Letterpress printing involves the actual setting, inking, and impressing of pieces of type in a printing press—creating an artisanal print a world away from the quotidian office inkjet.
The University of Wisconsin Libraries acquired Silver Buckle Press from the estate of Robert Shaftoe, an art director at the Ford Company and printing hobbyist, in the early 1970s. According to its director Tracy Honn, one of the most important things about Silver Buckle is that its holdings are “not behind glass.” Its mission, she said, is to be a demonstration and education lab.
Silver Buckle Press Today
Rather than collecting dust, Silver Buckle collects fans. For students and scholars in departments like English and art, Silver Buckle Press is, well, the gold standard.
Katie Garth, a graphic design student, is the current Printing Assistant. “On a typical day, I might distribute type, assist in print production, perform research for upcoming projects, or help Tracy prepare for tours and other visitors,” she said. “My understanding of letterpress printing was initially informed by my study of graphic design, which led me to take an interest in book arts and printmaking.” Also, she found the draw of “set[ting] type away from the screen and combin[ing] the design process with fine art printmaking” hard to resist.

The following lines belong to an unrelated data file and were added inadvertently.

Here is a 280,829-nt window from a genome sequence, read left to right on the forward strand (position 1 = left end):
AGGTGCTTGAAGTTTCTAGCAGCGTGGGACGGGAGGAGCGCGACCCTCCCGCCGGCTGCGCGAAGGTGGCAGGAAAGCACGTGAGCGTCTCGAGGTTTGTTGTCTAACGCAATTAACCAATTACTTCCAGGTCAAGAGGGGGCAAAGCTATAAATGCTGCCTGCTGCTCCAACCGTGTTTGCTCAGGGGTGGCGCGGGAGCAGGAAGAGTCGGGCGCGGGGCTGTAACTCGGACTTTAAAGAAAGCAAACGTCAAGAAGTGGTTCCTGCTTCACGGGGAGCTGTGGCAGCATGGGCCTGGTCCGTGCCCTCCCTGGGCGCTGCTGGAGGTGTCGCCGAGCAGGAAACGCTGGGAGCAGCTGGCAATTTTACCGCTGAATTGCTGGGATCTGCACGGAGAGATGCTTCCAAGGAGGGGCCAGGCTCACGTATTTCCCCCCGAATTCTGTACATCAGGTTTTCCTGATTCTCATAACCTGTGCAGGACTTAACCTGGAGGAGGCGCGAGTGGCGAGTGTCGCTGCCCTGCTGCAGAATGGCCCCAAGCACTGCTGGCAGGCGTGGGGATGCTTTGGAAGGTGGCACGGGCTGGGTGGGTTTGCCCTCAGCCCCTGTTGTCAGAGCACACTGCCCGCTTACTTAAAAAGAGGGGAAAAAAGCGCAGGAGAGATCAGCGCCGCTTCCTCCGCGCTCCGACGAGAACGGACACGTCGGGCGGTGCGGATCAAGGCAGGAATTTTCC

But how to determine the Press’ pièce de résistance?
|Chicago hand press|
Visit Silver Buckle Press for more information about the press, its history, and current activities. To view rare historic materials, visit the Silver Buckle Press Collection in the UW Digital Collections.
Images courtesy of Silver Buckle Press.